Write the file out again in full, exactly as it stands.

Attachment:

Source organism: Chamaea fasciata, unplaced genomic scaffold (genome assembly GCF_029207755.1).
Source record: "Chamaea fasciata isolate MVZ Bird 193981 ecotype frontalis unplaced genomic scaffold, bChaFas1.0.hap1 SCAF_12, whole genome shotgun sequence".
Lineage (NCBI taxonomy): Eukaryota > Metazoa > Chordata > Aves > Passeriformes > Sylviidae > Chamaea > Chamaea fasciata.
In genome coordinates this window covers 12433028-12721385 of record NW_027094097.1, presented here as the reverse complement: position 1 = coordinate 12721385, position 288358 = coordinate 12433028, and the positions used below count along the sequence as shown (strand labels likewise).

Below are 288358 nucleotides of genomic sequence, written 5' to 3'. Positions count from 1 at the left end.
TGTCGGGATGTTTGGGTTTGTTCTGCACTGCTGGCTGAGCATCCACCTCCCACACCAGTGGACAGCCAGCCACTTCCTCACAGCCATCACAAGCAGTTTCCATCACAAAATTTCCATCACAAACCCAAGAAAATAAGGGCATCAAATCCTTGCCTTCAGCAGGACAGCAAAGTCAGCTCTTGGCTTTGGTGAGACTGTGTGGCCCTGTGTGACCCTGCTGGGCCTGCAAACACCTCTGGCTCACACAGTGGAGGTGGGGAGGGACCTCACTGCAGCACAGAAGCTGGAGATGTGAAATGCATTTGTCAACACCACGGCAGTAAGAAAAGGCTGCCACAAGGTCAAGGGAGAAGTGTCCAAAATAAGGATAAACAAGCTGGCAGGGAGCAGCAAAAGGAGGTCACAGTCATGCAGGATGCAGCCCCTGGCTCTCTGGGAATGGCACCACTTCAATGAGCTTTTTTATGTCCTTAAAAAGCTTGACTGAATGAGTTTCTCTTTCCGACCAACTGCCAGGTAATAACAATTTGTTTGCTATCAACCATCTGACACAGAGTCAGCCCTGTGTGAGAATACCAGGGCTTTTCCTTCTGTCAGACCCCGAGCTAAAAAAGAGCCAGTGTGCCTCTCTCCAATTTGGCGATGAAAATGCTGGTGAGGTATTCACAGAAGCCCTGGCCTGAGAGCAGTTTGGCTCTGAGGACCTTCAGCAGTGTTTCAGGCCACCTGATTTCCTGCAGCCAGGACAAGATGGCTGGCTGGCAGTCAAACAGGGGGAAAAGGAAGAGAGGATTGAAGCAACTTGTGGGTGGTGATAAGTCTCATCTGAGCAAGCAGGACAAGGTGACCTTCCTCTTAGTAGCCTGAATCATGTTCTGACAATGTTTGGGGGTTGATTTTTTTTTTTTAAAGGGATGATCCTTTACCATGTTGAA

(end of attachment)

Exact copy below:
Source organism: Chamaea fasciata, unplaced genomic scaffold (genome assembly GCF_029207755.1).
Source record: "Chamaea fasciata isolate MVZ Bird 193981 ecotype frontalis unplaced genomic scaffold, bChaFas1.0.hap1 SCAF_12, whole genome shotgun sequence".
Lineage (NCBI taxonomy): Eukaryota > Metazoa > Chordata > Aves > Passeriformes > Sylviidae > Chamaea > Chamaea fasciata.
In genome coordinates this window covers 12433028-12721385 of record NW_027094097.1, presented here as the reverse complement: position 1 = coordinate 12721385, position 288358 = coordinate 12433028, and the positions used below count along the sequence as shown (strand labels likewise).

Below are 288358 nucleotides of genomic sequence, written 5' to 3'. Positions count from 1 at the left end.
TGTCGGGATGTTTGGGTTTGTTCTGCACTGCTGGCTGAGCATCCACCTCCCACACCAGTGGACAGCCAGCCACTTCCTCACAGCCATCACAAGCAGTTTCCATCACAAAATTTCCATCACAAACCCAAGAAAATAAGGGCATCAAATCCTTGCCTTCAGCAGGACAGCAAAGTCAGCTCTTGGCTTTGGTGAGACTGTGTGGCCCTGTGTGACCCTGCTGGGCCTGCAAACACCTCTGGCTCACACAGTGGAGGTGGGGAGGGACCTCACTGCAGCACAGAAGCTGGAGATGTGAAATGCATTTGTCAACACCACGGCAGTAAGAAAAGGCTGCCACAAGGTCAAGGGAGAAGTGTCCAAAATAAGGATAAACAAGCTGGCAGGGAGCAGCAAAAGGAGGTCACAGTCATGCAGGATGCAGCCCCTGGCTCTCTGGGAATGGCACCACTTCAATGAGCTTTTTTATGTCCTTAAAAAGCTTGACTGAATGAGTTTCTCTTTCCGACCAACTGCCAGGTAATAACAATTTGTTTGCTATCAACCATCTGACACAGAGTCAGCCCTGTGTGAGAATACCAGGGCTTTTCCTTCTGTCAGACCCCGAGCTAAAAAAGAGCCAGTGTGCCTCTCTCCAATTTGGCGATGAAAATGCTGGTGAGGTATTCACAGAAGCCCTGGCCTGAGAGCAGTTTGGCTCTGAGGACCTTCAGCAGTGTTTCAGGCCACCTGATTTCCTGCAGCCAGGACAAGATGGCTGGCTGGCAGTCAAACAGGGGGAAAAGGAAGAGAGGATTGAAGCAACTTGTGGGTGGTGATAAGTCTCATCTGAGCAAGCAGGACAAGGTGACCTTCCTCTTAGTAGCCTGAATCATGTTCTGACAATGTTTGGGGGTTGATTTTTTTTTTTTAAAGGGATGATCCTTTACCATGTTGAA